Oklahoma News

Agency Took Less Of A Cut Than Others
7:57 pm
Mon June 9, 2014

Oklahoma Rehabilitation Services Faces 1.2% Cut

Credit Oklahoma Department of Rehabilitation Services

The Oklahoma Department of Rehabilitation Services faces a 1.2 percent cut after budget negotiations for the 2015 fiscal year concluded with lawmakers and the governor approving a $7.1 billion budget.

The agency says its cut amounts to approximately $368,000 but it has not determined where the cut will be implemented. Jody Harlan, public information administrator, said Monday it is unlikely client services will be disrupted but commissioners and agency leaders did not give any indication as to what would be affected during their monthly meeting Monday morning. 

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Over Half Serve Full Sentences
7:40 pm
Mon June 9, 2014

Oklahoma No. 4 in Rate of Inmates "Maxing Out"

Originally published on Mon June 9, 2014 4:19 pm

According to a new study, in 2012, 56 percent of Oklahoma inmates maxed out — served maximum sentences and were released from prison to no supervision whatsoever.

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Corporate Tax Collections Below Forecast
7:29 pm
Mon June 9, 2014

Taxing Corporations: Oklahoma’s Fiscal Roller Coaster

Credit 401(K) 2013 / Flickr Creative Commons

 Oklahoma’s corporate income tax has become the wild card of state finance, gyrating unpredictably from one year to the next as firms take advantage of tax credits and legal accounting practices.

This year’s corporate tax collections have fallen so far below expectations that the state came within a hair’s breadth of declaring a “revenue failure.” That, in turn, would have triggered across-the-board cuts in scores of state programs.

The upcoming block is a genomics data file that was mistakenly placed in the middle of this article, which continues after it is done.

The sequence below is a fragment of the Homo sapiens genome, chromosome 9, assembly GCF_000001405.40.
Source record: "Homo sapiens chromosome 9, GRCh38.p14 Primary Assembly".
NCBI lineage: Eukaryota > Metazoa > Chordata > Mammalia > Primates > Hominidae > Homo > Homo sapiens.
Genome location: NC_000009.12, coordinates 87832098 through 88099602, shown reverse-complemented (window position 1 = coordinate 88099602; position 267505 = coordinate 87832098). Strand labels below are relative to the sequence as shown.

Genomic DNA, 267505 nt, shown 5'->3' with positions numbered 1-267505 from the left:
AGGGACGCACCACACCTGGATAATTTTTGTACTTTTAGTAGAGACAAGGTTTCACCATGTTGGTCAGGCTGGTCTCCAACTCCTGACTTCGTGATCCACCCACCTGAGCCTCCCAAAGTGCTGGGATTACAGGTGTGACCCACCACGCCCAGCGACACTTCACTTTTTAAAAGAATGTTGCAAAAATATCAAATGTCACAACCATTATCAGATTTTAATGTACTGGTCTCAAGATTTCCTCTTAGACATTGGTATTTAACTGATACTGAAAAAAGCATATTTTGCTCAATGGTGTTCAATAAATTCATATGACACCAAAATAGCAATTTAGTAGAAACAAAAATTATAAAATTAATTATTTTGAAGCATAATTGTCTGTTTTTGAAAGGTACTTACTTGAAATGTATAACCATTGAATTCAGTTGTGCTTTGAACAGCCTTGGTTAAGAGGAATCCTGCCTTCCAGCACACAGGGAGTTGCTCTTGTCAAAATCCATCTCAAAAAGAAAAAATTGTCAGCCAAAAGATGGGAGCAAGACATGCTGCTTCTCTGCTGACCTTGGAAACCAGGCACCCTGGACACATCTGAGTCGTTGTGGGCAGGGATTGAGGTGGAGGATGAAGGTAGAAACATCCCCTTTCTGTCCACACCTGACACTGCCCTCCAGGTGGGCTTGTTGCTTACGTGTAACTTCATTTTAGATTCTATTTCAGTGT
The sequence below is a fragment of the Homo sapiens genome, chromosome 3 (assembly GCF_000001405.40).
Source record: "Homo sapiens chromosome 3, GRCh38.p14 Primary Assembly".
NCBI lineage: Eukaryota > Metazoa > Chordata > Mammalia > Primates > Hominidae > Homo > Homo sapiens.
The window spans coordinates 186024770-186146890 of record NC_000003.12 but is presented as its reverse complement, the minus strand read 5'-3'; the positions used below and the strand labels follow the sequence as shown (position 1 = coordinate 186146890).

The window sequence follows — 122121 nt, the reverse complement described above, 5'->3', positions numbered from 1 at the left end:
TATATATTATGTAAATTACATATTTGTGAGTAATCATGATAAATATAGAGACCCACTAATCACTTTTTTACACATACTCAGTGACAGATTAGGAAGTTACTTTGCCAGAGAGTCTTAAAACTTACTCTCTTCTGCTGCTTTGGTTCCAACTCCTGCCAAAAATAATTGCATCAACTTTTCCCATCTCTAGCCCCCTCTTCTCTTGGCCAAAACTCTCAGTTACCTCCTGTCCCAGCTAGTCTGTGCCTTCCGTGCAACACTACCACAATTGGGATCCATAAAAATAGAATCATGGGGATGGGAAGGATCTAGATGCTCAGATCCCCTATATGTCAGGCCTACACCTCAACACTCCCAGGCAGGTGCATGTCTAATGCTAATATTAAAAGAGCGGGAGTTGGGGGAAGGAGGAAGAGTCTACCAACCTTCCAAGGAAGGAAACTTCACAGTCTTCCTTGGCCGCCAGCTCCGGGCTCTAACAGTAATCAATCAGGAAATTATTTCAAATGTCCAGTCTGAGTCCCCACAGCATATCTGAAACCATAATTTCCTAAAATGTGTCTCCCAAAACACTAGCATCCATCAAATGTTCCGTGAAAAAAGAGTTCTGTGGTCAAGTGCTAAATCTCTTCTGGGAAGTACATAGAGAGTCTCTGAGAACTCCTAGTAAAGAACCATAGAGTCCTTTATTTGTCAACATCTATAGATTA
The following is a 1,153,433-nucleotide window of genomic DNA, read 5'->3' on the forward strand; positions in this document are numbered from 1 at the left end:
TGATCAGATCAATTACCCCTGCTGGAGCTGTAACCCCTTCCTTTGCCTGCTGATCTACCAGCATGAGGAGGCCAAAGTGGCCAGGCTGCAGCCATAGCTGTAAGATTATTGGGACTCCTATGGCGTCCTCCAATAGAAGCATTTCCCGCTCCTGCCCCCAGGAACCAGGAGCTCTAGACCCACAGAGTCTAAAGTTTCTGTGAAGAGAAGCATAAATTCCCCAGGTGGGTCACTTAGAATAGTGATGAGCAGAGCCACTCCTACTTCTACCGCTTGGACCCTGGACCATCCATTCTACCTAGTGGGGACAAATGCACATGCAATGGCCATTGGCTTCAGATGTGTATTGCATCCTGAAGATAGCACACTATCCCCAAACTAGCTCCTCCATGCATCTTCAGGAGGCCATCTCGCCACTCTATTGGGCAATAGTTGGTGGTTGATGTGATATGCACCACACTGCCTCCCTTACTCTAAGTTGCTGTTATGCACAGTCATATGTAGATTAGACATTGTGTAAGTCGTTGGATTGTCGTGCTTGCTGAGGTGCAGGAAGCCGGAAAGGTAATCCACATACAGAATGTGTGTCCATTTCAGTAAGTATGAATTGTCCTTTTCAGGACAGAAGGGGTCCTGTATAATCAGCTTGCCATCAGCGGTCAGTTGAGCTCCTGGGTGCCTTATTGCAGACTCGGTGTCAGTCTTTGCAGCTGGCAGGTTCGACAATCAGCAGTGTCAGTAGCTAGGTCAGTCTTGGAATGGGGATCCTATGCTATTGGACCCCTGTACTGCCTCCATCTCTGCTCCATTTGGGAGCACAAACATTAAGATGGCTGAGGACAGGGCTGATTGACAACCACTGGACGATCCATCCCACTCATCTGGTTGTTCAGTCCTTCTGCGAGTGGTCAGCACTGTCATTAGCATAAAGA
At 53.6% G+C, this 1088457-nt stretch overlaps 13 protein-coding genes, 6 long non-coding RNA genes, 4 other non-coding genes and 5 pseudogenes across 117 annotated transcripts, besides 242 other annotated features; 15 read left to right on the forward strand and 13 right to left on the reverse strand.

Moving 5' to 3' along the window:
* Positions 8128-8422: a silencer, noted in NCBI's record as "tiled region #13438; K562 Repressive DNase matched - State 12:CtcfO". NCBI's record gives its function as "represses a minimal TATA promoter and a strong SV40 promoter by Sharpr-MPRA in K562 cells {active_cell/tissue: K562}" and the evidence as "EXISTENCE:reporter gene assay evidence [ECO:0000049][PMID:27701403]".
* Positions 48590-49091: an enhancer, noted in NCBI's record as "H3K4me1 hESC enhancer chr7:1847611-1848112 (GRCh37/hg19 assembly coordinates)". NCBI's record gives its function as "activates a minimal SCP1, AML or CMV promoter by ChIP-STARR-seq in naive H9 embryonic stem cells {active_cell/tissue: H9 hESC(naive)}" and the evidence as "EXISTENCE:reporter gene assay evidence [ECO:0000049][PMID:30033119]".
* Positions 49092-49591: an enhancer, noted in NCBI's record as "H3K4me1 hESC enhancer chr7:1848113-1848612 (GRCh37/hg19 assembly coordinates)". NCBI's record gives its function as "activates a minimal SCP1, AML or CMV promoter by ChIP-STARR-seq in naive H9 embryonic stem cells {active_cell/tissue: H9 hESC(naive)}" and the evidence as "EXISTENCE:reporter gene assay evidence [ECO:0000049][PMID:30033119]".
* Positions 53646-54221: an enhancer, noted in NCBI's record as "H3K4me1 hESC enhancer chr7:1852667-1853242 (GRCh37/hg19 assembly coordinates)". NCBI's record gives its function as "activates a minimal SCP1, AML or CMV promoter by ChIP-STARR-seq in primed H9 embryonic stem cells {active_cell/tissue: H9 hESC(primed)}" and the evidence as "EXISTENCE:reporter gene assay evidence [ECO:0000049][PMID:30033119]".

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Oklahoma Tornado Project
6:54 pm
Mon June 9, 2014

Moore Hospital Shares More Than Tornado Destruction With Joplin

An aerial view of the new Mercy hospital in Joplin, Mo.
Credit Mercy Health Care System

As residents of Moore, Okla. remembered the one-year anniversary of the deadly tornado that ripped through their community by breaking ground on a new hospital, they could also look toward the state's northeast corner for a symbol of hope.

This May marked the three-year anniversary of the EF-5 tornado that hit Joplin, Mo., just across the Oklahoma border. Both communities lost a hospital in their storms, and Joplin’s new health care facilities are signs of overall recovery and revival.

John’s Hospital in Joplin, now known as Mercy, was ravaged beyond repair on May 22, 2011. The tornado took six lives there. At nearby Freeman Hospital, veteran nurse Leslie Allen and the emergency room were inundated with the injured.

“Elbow to elbow, limping, body parts hanging, wraps to control bleeding; they were just shoulder-to-shoulder, and it looked like a scene out of a horror movie,” Allen said.

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Kept For Independent Autopsy
5:10 pm
Mon June 9, 2014

Body Of Inmate Returns From Texas Minus Heart And Larynx

Credit Kenny Louie / Flickr.com

 A state medical official says the body of an Oklahoma inmate who died of what corrections officials had said was an apparent heart attack after a botched execution was returned from an independent autopsy without the heart or larynx.

Oklahoma Medical Examiner's Office spokeswoman Amy Elliott said Monday the Dallas County Medical Examiner's office retained the body parts, a practice she said is not uncommon. Dallas County officials did not immediately return messages Monday.